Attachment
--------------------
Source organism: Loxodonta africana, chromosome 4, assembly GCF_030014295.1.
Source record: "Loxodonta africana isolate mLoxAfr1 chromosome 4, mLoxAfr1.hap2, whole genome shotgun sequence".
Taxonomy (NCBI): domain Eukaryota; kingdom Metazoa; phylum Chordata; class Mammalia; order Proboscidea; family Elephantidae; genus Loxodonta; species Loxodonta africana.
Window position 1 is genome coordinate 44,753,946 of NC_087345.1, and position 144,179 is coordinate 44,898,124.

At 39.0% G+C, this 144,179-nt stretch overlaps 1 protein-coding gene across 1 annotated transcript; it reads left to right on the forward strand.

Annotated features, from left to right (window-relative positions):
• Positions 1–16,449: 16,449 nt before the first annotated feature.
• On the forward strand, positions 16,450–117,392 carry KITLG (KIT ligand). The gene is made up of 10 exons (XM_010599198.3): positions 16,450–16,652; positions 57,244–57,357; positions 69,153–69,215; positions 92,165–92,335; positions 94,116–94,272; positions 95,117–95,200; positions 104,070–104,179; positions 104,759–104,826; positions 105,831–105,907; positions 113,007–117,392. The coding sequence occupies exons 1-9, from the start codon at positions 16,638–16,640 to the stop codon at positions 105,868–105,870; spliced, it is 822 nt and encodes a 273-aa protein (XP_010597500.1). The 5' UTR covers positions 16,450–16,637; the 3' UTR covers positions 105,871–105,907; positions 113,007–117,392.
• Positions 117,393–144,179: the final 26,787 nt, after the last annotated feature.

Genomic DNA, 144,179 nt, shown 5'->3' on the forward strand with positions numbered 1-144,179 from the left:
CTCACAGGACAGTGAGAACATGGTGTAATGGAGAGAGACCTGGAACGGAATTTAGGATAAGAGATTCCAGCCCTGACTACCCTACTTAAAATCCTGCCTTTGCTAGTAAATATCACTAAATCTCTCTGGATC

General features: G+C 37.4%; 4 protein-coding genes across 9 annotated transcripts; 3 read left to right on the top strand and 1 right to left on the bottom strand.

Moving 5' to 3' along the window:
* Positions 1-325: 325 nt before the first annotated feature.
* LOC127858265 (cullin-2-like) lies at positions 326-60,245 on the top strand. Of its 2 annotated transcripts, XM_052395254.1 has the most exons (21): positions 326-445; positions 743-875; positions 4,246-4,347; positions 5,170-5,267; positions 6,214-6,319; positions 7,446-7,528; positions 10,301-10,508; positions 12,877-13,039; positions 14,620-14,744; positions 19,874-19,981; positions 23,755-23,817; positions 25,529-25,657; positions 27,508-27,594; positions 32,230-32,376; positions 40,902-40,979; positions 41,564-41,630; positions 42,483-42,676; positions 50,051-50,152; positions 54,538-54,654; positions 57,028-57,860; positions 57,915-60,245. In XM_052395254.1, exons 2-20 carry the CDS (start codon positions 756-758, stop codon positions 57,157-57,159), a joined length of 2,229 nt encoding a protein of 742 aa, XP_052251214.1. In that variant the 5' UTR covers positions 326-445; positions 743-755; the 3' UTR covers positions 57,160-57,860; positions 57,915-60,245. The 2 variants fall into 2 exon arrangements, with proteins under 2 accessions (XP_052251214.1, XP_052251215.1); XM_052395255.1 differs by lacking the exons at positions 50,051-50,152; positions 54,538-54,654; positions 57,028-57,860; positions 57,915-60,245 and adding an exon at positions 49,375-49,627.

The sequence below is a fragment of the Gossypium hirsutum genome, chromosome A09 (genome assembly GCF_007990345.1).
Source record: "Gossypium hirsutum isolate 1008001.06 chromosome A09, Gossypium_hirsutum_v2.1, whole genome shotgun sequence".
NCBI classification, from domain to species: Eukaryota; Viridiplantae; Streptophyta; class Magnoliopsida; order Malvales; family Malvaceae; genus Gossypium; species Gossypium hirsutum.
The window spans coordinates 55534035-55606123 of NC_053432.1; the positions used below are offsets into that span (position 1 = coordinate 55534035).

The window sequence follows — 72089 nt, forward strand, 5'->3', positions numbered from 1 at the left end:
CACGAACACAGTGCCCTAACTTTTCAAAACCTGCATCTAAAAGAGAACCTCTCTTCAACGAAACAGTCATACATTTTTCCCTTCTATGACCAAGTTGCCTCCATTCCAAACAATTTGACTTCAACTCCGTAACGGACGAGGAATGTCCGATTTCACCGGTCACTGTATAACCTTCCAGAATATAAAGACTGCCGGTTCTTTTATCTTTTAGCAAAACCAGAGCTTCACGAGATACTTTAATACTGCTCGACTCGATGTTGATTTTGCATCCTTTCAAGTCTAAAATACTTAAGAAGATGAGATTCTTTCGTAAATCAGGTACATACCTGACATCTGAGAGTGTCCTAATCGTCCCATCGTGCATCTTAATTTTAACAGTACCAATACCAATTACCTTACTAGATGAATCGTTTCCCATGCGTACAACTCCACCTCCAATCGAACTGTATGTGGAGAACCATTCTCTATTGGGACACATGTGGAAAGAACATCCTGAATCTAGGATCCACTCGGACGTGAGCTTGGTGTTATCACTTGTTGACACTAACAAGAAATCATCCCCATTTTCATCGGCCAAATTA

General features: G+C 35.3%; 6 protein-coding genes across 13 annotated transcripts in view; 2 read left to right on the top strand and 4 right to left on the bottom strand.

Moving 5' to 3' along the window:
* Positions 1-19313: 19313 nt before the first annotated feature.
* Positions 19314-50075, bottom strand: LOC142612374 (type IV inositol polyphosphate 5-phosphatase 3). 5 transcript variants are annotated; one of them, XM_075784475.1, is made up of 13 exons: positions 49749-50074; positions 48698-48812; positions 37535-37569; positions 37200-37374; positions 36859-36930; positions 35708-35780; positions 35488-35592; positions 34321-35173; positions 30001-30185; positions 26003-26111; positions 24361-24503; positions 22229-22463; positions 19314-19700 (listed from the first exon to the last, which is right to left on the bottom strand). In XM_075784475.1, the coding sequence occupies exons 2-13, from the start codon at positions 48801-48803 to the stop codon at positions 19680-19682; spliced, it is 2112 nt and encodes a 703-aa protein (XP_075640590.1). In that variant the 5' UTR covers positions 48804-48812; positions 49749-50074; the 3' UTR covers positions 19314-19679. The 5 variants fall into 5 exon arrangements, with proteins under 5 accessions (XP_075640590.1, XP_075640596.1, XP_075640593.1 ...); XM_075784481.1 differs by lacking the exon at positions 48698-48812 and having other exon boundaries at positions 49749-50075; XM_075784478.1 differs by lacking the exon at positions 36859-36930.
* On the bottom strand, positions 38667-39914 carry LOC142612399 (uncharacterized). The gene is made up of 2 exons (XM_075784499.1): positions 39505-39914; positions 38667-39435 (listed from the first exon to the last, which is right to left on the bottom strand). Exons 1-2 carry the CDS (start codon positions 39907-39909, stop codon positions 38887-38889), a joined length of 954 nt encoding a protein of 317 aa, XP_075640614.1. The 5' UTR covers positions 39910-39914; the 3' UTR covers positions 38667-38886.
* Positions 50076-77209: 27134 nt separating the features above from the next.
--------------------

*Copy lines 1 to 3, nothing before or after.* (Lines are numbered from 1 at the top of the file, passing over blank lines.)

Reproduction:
Source organism: Loxodonta africana, chromosome 4, assembly GCF_030014295.1.
Source record: "Loxodonta africana isolate mLoxAfr1 chromosome 4, mLoxAfr1.hap2, whole genome shotgun sequence".
Taxonomy (NCBI): domain Eukaryota; kingdom Metazoa; phylum Chordata; class Mammalia; order Proboscidea; family Elephantidae; genus Loxodonta; species Loxodonta africana.